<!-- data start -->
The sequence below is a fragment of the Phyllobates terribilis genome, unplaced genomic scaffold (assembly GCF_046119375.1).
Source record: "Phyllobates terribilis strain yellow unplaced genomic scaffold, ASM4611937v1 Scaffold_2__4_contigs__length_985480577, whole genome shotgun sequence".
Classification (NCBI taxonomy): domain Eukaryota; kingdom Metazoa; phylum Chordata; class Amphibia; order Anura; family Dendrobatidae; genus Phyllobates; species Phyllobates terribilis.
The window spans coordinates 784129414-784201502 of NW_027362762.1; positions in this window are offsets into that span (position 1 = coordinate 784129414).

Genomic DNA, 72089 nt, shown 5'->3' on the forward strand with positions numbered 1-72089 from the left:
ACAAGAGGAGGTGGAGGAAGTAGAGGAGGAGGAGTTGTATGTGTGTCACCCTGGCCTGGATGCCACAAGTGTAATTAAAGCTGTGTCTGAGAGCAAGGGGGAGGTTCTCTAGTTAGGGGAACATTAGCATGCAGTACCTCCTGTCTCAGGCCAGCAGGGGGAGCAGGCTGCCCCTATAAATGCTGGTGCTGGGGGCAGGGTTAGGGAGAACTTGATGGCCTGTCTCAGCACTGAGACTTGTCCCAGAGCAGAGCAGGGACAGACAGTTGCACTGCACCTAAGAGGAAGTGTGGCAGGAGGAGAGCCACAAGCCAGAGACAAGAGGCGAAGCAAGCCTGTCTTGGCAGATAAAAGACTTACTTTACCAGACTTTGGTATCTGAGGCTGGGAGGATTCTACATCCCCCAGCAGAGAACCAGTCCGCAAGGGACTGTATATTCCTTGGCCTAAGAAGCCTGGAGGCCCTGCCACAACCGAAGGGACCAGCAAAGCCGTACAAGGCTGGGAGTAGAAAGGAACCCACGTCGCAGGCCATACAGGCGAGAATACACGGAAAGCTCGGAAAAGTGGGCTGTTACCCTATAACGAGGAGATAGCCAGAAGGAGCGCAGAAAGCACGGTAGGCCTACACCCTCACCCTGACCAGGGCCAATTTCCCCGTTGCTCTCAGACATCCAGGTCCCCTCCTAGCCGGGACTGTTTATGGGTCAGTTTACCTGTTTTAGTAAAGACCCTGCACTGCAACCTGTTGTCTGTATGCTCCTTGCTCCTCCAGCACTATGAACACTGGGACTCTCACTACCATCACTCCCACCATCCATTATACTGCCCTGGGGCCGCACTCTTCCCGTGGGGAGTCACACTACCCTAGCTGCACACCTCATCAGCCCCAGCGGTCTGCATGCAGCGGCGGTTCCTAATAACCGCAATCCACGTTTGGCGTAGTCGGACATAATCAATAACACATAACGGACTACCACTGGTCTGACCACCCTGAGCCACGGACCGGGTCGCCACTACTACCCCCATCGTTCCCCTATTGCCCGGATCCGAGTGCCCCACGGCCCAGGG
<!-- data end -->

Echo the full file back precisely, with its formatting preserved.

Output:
The sequence below is a fragment of the Phyllobates terribilis genome, unplaced genomic scaffold (assembly GCF_046119375.1).
Source record: "Phyllobates terribilis strain yellow unplaced genomic scaffold, ASM4611937v1 Scaffold_2__4_contigs__length_985480577, whole genome shotgun sequence".
Classification (NCBI taxonomy): domain Eukaryota; kingdom Metazoa; phylum Chordata; class Amphibia; order Anura; family Dendrobatidae; genus Phyllobates; species Phyllobates terribilis.
The window spans coordinates 784129414-784201502 of NW_027362762.1; positions in this window are offsets into that span (position 1 = coordinate 784129414).

Genomic DNA, 72089 nt, shown 5'->3' on the forward strand with positions numbered 1-72089 from the left:
ACAAGAGGAGGTGGAGGAAGTAGAGGAGGAGGAGTTGTATGTGTGTCACCCTGGCCTGGATGCCACAAGTGTAATTAAAGCTGTGTCTGAGAGCAAGGGGGAGGTTCTCTAGTTAGGGGAACATTAGCATGCAGTACCTCCTGTCTCAGGCCAGCAGGGGGAGCAGGCTGCCCCTATAAATGCTGGTGCTGGGGGCAGGGTTAGGGAGAACTTGATGGCCTGTCTCAGCACTGAGACTTGTCCCAGAGCAGAGCAGGGACAGACAGTTGCACTGCACCTAAGAGGAAGTGTGGCAGGAGGAGAGCCACAAGCCAGAGACAAGAGGCGAAGCAAGCCTGTCTTGGCAGATAAAAGACTTACTTTACCAGACTTTGGTATCTGAGGCTGGGAGGATTCTACATCCCCCAGCAGAGAACCAGTCCGCAAGGGACTGTATATTCCTTGGCCTAAGAAGCCTGGAGGCCCTGCCACAACCGAAGGGACCAGCAAAGCCGTACAAGGCTGGGAGTAGAAAGGAACCCACGTCGCAGGCCATACAGGCGAGAATACACGGAAAGCTCGGAAAAGTGGGCTGTTACCCTATAACGAGGAGATAGCCAGAAGGAGCGCAGAAAGCACGGTAGGCCTACACCCTCACCCTGACCAGGGCCAATTTCCCCGTTGCTCTCAGACATCCAGGTCCCCTCCTAGCCGGGACTGTTTATGGGTCAGTTTACCTGTTTTAGTAAAGACCCTGCACTGCAACCTGTTGTCTGTATGCTCCTTGCTCCTCCAGCACTATGAACACTGGGACTCTCACTACCATCACTCCCACCATCCATTATACTGCCCTGGGGCCGCACTCTTCCCGTGGGGAGTCACACTACCCTAGCTGCACACCTCATCAGCCCCAGCGGTCTGCATGCAGCGGCGGTTCCTAATAACCGCAATCCACGTTTGGCGTAGTCGGACATAATCAATAACACATAACGGACTACCACTGGTCTGACCACCCTGAGCCACGGACCGGGTCGCCACTACTACCCCCATCGTTCCCCTATTGCCCGGATCCGAGTGCCCCACGGCCCAGGG